Perhaps I’m over analyzing it and giving Cruise too much credit, but the man understands moviemaking and knows how to use his image to his advantage.

Anders: I don’t think you are. I don’t doubt that Cruise is conscious of this on at least some level. He’s a showman and mostly a shrewd producer and judge of material (the most recent Mummy movie aside). He really is our last true movie star!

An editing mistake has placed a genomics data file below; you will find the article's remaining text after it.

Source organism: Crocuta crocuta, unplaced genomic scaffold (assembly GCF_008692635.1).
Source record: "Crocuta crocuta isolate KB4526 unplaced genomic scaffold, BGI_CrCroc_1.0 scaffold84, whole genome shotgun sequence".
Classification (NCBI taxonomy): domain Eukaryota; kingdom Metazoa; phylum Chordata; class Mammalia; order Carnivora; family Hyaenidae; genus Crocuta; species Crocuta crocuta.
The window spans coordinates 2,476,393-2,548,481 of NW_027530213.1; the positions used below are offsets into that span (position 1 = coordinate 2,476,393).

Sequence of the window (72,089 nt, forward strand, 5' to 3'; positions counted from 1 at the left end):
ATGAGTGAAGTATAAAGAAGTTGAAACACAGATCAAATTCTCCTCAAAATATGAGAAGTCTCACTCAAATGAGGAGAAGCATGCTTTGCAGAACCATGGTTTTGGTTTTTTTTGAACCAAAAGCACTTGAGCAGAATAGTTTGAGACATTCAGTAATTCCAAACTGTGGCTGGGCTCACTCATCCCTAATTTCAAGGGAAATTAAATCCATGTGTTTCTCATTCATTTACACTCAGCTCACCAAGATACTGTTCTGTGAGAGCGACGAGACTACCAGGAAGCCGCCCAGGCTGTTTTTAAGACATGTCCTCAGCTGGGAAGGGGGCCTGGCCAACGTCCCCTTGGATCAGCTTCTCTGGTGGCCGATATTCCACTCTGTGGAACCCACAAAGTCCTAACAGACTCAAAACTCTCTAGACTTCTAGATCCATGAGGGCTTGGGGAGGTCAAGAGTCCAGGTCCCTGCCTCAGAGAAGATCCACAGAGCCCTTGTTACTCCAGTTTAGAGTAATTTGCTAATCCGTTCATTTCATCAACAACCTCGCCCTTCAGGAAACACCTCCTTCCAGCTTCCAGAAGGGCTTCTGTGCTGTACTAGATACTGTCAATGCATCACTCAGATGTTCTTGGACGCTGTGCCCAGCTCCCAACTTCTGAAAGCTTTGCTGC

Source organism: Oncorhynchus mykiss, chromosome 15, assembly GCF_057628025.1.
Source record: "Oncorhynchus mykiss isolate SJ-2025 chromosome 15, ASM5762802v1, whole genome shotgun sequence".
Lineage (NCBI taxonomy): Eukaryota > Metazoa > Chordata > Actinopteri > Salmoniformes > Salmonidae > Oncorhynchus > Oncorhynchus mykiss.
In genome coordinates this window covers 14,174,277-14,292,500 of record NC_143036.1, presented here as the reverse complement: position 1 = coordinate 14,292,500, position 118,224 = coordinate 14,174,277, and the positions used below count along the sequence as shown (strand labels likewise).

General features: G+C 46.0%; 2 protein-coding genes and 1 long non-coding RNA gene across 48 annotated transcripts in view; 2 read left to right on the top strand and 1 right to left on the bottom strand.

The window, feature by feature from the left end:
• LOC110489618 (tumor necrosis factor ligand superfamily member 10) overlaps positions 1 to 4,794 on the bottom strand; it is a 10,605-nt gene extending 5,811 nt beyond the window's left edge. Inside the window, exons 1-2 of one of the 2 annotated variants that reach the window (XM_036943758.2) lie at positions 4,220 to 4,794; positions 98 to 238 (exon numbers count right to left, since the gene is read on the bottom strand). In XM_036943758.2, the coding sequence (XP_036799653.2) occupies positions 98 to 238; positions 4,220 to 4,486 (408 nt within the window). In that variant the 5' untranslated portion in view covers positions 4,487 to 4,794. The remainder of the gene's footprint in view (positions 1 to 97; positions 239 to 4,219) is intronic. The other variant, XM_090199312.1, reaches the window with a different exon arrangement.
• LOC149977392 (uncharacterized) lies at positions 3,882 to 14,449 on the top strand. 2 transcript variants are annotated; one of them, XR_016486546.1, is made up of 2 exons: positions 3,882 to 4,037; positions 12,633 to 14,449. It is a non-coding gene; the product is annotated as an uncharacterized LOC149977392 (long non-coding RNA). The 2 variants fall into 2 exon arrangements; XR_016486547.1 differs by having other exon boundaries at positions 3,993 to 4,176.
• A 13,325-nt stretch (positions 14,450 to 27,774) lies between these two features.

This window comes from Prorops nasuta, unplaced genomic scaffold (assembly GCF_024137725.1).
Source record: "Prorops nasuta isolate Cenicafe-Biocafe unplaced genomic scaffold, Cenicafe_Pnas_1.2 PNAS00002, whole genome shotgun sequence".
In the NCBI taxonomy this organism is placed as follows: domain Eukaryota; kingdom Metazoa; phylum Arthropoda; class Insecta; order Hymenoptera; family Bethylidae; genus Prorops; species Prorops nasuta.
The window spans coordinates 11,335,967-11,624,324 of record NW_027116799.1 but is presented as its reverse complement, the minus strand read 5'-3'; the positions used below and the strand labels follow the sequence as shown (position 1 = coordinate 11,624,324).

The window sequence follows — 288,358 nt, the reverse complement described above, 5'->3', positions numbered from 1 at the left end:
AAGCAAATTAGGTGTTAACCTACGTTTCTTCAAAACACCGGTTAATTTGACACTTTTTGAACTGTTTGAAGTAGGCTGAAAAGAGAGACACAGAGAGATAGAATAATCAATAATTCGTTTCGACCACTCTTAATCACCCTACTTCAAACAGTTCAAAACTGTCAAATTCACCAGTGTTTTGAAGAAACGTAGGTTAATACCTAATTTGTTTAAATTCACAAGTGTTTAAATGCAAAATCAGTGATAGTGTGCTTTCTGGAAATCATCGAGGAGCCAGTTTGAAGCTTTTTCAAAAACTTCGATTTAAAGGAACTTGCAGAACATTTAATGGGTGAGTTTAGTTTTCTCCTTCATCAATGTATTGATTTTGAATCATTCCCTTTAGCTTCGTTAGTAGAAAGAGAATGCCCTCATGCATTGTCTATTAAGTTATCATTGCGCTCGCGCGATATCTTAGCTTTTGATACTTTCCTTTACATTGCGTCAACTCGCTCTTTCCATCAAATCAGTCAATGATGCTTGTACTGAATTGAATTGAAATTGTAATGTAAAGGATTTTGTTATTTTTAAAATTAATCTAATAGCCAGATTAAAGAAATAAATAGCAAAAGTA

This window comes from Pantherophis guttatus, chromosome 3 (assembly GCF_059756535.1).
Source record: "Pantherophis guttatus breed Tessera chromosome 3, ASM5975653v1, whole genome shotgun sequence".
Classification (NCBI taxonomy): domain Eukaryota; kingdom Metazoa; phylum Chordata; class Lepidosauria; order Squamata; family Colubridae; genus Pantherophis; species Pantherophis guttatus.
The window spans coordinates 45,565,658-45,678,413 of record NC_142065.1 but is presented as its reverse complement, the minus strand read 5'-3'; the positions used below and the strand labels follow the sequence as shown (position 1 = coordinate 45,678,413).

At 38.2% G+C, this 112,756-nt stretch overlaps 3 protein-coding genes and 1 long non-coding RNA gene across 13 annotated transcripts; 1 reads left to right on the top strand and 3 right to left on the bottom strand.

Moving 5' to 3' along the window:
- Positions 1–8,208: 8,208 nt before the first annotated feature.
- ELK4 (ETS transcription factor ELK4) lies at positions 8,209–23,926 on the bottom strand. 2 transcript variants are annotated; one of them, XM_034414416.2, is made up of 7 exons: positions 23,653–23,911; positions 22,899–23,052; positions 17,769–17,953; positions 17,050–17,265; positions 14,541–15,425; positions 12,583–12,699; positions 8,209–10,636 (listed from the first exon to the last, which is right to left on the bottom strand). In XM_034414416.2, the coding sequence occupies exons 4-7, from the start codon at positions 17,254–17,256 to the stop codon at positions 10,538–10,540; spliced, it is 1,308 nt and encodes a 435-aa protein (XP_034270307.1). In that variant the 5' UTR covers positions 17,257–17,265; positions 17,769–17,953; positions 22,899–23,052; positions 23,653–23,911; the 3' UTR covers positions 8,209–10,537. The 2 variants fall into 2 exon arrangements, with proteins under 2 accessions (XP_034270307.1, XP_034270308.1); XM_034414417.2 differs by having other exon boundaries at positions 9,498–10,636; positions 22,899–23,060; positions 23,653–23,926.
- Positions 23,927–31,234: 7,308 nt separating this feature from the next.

Anton: The best thing the Mission: Impossible series ever did was to build their films around Cruise and his stunts. I wonder what he’ll do in the next one?

Mission: Impossible – Fallout (2018, USA)

Written and directed by Christopher McQuarrie; based on the TV series by Bruce Geller; starring Tom Cruise, Henry Cavill, Ving Rhames, Simon Pegg, Rebecca Ferguson, Sean Harris, Angela Bassett, Michelle Monaghan, Alec Baldwin, Vanessa Kirby, Wes Bentley.